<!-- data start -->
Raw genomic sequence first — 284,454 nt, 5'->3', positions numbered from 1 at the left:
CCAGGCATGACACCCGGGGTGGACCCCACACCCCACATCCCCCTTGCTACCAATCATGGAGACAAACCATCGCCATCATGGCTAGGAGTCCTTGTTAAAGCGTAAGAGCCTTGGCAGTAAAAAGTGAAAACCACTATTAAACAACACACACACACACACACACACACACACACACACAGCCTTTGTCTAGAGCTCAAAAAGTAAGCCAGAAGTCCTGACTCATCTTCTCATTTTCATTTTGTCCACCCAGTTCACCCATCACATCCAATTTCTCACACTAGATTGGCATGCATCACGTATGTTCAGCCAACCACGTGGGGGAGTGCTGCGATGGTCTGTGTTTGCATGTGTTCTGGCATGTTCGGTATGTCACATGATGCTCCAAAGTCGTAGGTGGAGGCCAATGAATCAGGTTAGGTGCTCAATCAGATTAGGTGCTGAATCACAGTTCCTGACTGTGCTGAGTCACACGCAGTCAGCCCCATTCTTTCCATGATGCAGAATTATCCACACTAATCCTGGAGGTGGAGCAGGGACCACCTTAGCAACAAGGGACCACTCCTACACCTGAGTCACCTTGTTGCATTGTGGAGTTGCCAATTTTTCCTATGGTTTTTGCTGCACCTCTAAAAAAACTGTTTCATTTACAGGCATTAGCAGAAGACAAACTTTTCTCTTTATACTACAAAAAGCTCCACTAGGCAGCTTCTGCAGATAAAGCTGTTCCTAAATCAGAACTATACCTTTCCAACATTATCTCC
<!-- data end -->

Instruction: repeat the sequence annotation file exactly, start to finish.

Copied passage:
Raw genomic sequence first — 284,454 nt, 5'->3', positions numbered from 1 at the left:
CCAGGCATGACACCCGGGGTGGACCCCACACCCCACATCCCCCTTGCTACCAATCATGGAGACAAACCATCGCCATCATGGCTAGGAGTCCTTGTTAAAGCGTAAGAGCCTTGGCAGTAAAAAGTGAAAACCACTATTAAACAACACACACACACACACACACACACACACACACACAGCCTTTGTCTAGAGCTCAAAAAGTAAGCCAGAAGTCCTGACTCATCTTCTCATTTTCATTTTGTCCACCCAGTTCACCCATCACATCCAATTTCTCACACTAGATTGGCATGCATCACGTATGTTCAGCCAACCACGTGGGGGAGTGCTGCGATGGTCTGTGTTTGCATGTGTTCTGGCATGTTCGGTATGTCACATGATGCTCCAAAGTCGTAGGTGGAGGCCAATGAATCAGGTTAGGTGCTCAATCAGATTAGGTGCTGAATCACAGTTCCTGACTGTGCTGAGTCACACGCAGTCAGCCCCATTCTTTCCATGATGCAGAATTATCCACACTAATCCTGGAGGTGGAGCAGGGACCACCTTAGCAACAAGGGACCACTCCTACACCTGAGTCACCTTGTTGCATTGTGGAGTTGCCAATTTTTCCTATGGTTTTTGCTGCACCTCTAAAAAAACTGTTTCATTTACAGGCATTAGCAGAAGACAAACTTTTCTCTTTATACTACAAAAAGCTCCACTAGGCAGCTTCTGCAGATAAAGCTGTTCCTAAATCAGAACTATACCTTTCCAACATTATCTCC